Relatively little attention has been directed toward the occurrence of CECs at existing hazardous waste sites or to the possibility that the use or disposal of CECs may create new hazardous waste sites. Nevertheless, increased monitoring has identified cases in which the contamination of CECs has been linked to industrial use and to the disposal of chemicals (Phillips et al. 2010). For example, in a German study, Skutlarek et al. (2006) reported that land disposal of organic waste that contained perfluorinated compounds caused elevated concentrations of perfluorooctanoate (PFOA) and perfluorooctane sulfonate (PFOS) (Figure 1) in the Ruhr river that were considered harmful to human health. In another study, Hoh et al. (2006) noted that CECs that were discovered during routine monitoring were later traced back to industrial sites where the flame retardant Dechlorane Plus (Figure 1) had been released near Niagara Falls, New York, USA. In an earlier report, Motzer (2001) found that per-chlorate had been introduced into the lower Colorado River near Las Vegas, Nevada, USA (Motzer 2001).
In some cases, CECs have been detected after remediation of priority contaminants, which has delayed or prevented site closure. For example, the hydrophilic compound 1,4-dioxane, commonly used as a stabilizer for 1,1,1-trichloroethane, may remain in groundwater after bioremediation or soil vapor extraction. Failure to initially recognize this compound's presence in trichloroethane-contaminated groundwater necessitated additional remediation of several sires that were presumed to be clean (Zenker et al. 2003). Nitrosodimethylamine (NDMA), a compound for which the detection limit using standard analytical methods is relatively high, required additional remediation at sites when more sensitive analytical methods were employed (Mitch et al. 2003). Currently, no fixed screening list of chemicals has been developed for the U.S. EPA and the Department of Defense sites, and only a few hundred chemicals are screened during site characterization. Thus, screening is focused on a small list of contaminants or relies on less sensitive analytical methods than are currently available. These factors are counterproductive to remediation and, in some cases, may increase exposure to CECs.
The cases cited above suggest that research on the fate, effects, and remediation of contaminants at hazardous waste sites be expanded to include CECs. However, it is the opinion of the authors that simply expanding the priority list by including additional contaminants as they are discovered is an inefficient way to protect public health. In fact, developing a proactive strategy to address waste-site-relevant CECs requires a better understanding of the properties of chemicals that may cause the greatest threats to public health neat waste sites.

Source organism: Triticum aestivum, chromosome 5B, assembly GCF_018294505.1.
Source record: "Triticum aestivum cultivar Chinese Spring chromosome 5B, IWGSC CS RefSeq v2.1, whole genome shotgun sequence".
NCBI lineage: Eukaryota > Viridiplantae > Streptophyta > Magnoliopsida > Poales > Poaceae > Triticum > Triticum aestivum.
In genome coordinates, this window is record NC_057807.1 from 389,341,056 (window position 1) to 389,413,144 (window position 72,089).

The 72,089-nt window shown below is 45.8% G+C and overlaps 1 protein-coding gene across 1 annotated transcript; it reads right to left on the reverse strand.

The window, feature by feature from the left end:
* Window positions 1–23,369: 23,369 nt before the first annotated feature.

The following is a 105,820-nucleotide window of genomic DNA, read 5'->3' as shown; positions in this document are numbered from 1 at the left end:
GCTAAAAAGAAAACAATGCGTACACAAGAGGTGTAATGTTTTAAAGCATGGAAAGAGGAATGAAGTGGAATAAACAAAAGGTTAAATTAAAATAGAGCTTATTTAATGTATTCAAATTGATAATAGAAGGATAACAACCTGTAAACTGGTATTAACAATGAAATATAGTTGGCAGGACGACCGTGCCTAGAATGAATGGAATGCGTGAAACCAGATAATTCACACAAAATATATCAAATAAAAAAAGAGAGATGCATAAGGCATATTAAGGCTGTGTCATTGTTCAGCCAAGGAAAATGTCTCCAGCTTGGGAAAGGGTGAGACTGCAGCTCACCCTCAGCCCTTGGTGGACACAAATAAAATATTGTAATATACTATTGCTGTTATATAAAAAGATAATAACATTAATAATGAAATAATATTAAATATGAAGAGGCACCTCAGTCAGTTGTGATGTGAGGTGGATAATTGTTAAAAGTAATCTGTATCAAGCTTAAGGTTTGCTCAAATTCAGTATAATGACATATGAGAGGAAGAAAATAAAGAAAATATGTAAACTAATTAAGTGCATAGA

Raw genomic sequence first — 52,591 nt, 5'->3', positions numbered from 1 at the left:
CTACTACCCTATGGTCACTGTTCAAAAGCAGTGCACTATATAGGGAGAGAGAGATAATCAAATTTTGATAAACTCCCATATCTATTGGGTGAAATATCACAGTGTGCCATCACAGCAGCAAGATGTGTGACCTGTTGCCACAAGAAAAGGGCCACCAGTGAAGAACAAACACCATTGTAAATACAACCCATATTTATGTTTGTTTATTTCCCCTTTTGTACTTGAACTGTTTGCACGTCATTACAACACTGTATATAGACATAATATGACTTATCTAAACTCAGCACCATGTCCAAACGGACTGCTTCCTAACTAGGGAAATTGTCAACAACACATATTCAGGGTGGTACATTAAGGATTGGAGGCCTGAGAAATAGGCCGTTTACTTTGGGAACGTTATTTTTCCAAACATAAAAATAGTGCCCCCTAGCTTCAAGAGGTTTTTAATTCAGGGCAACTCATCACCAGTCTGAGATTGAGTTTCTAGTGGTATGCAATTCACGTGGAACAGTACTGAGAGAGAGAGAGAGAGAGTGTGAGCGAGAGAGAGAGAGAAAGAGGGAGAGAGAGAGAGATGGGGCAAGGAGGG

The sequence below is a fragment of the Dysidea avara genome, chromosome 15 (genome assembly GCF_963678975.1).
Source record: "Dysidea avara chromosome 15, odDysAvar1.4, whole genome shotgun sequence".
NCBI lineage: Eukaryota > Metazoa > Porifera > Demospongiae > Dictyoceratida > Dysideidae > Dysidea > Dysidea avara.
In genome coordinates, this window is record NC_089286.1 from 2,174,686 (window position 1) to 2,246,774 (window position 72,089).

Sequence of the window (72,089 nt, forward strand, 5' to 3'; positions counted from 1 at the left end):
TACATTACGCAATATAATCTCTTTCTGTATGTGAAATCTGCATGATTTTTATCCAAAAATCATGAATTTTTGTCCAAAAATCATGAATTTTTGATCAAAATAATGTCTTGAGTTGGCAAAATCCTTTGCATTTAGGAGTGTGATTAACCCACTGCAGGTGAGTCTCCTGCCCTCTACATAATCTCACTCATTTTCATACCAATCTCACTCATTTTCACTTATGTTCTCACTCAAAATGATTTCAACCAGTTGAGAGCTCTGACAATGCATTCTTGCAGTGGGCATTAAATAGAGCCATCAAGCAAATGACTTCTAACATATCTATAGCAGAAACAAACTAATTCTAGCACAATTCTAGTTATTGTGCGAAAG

For insight into the process of identifying candidate CECs, numerous scientists recently have attempted to prioritize chemicals classified as persistent, bioaccumulative, and toxic (Arnot and Mackay 2008; Brown and Wania 2008; Howard and Muir 2010; Mitchell et al. 2002). Because data on the physical and chemical properties of most chemicals in commerce are lacking, environmentalists generally prioritize candidate chemicals using quantitative structure--property relationships (QSPRs) to predict key environmental fate and distribution indicators such as octanol--water partitioning; air-water partitioning and bioconcentration; and rates of biotransformation, hydrolysis, atmospheric oxidation, and photolysis (Howard and Muir 2010). Data on production volume also can guide the prioritization process (Arnot and Mackay 2008; Howard and Muir 2010). Data on toxicity, measured or predicted from quantitative structure--activity relationships (QSARs), provide additional insight (Arnot and Mackay 2008).
Because of the limitations of QSPRs and QSARs, expert judgment is relied upon to identify data gaps and to further prioritize CEC research and monitoring. Although this reliance on subjective judgment often is at odds with efforts to remove potential bias, it is an effective way to bring new research findings into the prioritization process.
Similar approaches may be useful in identifying CECs relevant to hazardous waste sites, provided they differentiate between contaminants that are widely dispersed at low concentrations and those that are localized at field sites (Table 1). This is especially challenging for existing algorithms that prioritize chemicals on the basis of persistence, because conditions in groundwater and sediments at hazardous waste sites (e.g., absence of light and oxygen) can enhance CEC persistence that may lead to long-term exposure to compounds that might be classified as degradable by more general testing protocols. For example, NDMA persists for decades in groundwater but when exposed to sunlight, it undergoes photolysis and aerobic biotransformation on a time scale of just days (Mitch et al. 2003).
Table 1. Attributes of CECs of Superfund relevance
* High-volume production (surrogate for occurrence quantity)
* Persistence in a compartment with likelihood of exposure
* Bioavailability and bioaccumulation
* Localized accumulation with likelihood of exposure
The authors of this article met at a workshop in August 2009 that was sponsored by the National Institute of Environmental Health Sciences (NIEHS) to identify CECs relevant to the Superfund and to other hazardous waste programs (NIEHS 2009). The group discussed potential classes of CECs (Figure 1) and processes that may lead to future hazardous waste sites. The discussions also identified knowledge gaps that hinder our ability to identify, characterize, avoid, or remediate these CECs.